It’s much better to take this forensic approach to compliance before you face a problem – to be proactive rather than reactive. With a forensically robust ESG compliance framework, you can be confident that you’re capturing relevant data, reporting it as accurately as possible, and your ESG credentials are rooted by fact rather than aspiration. It enables you to put in place adequate procedures for identifying and mitigating ESG risks, detecting potential misconduct and dealing with any issues that do arise.

  2. Empower your second line of defence – your compliance officers
    Sounds good, but who is there in your business with skills to build such a framework? They may not thank me for saying it, but your compliance officers are ideally positioned to drive this.

    Yes, your compliance officers are more used to handling financial crime compliance. But they also have all the necessary skills to drive compliance in the ESG sphere. They’re used to raising awareness. They know how to collect data in a forensic manner. They know how to work under the watchful eye of a regulator. And they know how to test whether good governance has been embedded effectively within processes.

    Of course, this isn’t a task you can just throw the way of your compliance officers and expect them to get done overnight. They need to be empowered to put in place a robust ESG compliance framework. That means ensuring compliance officers with sufficient seniority and standing are involved, who can use their expertise and make their voice heard. And they should have regular access to the board, to report on the progress of designing and embedding the ESG compliance framework.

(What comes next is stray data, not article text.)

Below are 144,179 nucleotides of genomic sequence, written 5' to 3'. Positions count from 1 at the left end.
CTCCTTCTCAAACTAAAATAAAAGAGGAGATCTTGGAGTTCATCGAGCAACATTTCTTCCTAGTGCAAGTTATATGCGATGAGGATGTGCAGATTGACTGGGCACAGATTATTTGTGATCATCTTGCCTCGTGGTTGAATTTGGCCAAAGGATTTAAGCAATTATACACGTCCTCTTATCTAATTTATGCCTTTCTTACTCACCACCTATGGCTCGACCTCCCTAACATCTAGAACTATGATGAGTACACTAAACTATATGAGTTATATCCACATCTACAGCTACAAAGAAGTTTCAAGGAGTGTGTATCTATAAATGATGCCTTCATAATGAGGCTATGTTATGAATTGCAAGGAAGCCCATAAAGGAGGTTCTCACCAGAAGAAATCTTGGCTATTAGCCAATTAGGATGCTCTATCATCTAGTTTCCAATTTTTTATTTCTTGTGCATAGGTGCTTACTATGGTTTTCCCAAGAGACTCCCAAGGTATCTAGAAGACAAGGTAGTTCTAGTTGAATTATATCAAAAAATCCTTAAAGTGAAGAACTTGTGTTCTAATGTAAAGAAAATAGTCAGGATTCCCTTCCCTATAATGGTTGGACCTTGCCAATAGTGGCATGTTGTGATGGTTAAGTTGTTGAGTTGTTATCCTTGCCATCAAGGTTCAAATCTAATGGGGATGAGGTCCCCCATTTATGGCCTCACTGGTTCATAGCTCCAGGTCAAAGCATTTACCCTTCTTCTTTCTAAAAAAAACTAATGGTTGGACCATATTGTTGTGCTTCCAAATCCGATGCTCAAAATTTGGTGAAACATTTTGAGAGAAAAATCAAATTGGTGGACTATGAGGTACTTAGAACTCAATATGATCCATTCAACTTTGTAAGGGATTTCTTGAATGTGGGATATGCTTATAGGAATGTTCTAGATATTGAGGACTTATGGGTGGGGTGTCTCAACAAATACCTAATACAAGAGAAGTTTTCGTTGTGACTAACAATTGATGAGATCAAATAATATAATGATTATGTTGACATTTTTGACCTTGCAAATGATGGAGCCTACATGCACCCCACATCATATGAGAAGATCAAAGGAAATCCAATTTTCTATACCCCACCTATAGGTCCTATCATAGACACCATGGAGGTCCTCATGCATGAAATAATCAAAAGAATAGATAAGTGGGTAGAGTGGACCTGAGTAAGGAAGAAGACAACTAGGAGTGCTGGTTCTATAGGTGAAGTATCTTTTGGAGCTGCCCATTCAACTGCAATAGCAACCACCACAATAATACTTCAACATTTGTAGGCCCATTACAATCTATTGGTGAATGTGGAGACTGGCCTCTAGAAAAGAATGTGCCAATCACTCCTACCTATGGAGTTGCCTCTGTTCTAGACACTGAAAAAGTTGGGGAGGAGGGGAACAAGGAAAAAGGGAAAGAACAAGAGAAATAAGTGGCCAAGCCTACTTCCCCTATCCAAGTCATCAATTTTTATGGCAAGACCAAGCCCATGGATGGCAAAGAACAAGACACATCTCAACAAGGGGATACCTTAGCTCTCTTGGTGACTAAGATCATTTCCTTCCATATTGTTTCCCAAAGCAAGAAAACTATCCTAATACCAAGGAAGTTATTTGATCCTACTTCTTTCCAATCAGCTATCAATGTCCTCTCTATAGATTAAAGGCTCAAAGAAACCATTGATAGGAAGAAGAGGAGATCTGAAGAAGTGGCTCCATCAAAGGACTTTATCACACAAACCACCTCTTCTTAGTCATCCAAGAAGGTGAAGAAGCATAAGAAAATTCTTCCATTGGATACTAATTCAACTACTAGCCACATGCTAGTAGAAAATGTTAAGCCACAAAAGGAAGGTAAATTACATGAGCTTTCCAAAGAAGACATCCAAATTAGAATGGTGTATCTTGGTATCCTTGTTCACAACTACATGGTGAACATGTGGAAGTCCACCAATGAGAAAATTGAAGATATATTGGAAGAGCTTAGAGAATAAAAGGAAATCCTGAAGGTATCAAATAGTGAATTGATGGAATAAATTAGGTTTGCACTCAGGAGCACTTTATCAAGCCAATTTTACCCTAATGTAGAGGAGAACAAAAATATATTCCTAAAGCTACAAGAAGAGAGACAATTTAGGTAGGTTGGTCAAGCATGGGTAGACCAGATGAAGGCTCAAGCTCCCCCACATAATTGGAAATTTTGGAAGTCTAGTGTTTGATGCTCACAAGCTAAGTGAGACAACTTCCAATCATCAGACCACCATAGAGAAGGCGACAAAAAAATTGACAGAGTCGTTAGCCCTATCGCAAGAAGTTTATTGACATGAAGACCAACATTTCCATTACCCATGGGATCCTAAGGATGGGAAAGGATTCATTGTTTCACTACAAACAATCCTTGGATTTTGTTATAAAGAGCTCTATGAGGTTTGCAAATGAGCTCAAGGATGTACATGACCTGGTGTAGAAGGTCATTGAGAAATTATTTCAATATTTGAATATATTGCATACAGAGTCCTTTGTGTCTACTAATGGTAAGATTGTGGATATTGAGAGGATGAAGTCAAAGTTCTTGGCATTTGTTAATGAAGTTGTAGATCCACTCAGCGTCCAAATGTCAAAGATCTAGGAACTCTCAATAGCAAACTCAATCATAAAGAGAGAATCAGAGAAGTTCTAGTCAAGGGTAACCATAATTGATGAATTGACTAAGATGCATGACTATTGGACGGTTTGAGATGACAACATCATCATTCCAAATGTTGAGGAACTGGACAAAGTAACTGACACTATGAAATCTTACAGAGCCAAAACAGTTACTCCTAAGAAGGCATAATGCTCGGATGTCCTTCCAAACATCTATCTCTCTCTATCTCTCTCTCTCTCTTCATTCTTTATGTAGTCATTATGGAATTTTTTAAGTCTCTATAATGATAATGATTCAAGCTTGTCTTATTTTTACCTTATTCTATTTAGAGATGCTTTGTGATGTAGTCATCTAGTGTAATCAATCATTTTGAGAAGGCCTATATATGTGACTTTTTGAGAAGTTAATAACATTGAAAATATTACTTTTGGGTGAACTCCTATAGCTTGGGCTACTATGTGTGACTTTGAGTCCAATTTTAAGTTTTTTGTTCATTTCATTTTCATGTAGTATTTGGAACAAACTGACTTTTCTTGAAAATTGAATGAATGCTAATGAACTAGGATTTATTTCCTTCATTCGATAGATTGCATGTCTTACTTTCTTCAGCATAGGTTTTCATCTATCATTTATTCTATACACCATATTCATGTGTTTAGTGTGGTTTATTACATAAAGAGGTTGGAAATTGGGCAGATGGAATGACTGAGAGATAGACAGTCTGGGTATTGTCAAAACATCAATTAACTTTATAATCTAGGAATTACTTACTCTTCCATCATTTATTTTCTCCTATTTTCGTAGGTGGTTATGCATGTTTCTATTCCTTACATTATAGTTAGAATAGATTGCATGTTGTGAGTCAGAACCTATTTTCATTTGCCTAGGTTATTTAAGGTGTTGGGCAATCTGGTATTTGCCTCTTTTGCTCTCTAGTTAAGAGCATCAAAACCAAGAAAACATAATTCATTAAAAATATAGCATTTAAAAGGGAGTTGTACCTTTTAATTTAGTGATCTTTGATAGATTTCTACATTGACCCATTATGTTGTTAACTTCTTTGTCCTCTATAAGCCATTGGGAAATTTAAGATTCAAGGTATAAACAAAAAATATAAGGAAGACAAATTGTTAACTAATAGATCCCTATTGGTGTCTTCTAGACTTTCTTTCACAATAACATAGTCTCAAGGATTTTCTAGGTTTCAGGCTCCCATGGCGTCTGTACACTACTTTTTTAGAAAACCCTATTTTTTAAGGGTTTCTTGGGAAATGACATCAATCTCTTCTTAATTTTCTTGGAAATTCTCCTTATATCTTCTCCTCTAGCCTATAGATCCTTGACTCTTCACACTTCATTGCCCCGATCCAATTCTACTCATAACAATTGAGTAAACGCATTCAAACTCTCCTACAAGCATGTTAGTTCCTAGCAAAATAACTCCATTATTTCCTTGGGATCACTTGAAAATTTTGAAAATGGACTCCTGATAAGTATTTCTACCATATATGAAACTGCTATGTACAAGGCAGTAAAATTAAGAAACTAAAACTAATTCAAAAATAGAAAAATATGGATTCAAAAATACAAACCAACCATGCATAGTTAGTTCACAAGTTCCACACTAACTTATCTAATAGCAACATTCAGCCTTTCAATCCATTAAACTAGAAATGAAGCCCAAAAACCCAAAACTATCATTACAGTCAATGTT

3. Break down silos between the E, S and G
    Your compliance officers are also well-placed to help break down silos between the E, the S and the G.

    Think of your current compliance structure. You likely have a host of functions all looking at different elements of ESG. Your sustainability team may be looking at environmental concerns, HR is focused on the social. Then there’s corporate social responsibility and procurement with a hand in all three areas. In a robust compliance network, these teams work in tandem, not in isolation.

    It’s equally impossible to separate the G. Strong governance means establishing appropriate rules, setting the right tone from the top and ensuring transparency and dialogue with regulators on social and environmental factors.

    Break down the silos between the E, S and G, and your first line of defence – your people – will have a clearer view of how they should behave, their accountability and how to identify a potential breach.

Get on the front foot

ESG compliance is not an option or a “nice to have”. You need confidence in what you’re reporting to regulators, investors and the public. To achieve that, it pays to look at ESG through a forensic lens. That’s how you can guard against fraud and misrepresentation.

The time is now to lead with integrity and build a sustainable, resilient and responsible organisation that considers the impact of its actions on society and the environment.

Please contact us if you’d like to discuss how you can design and embed a forensically robust ESG compliance structure.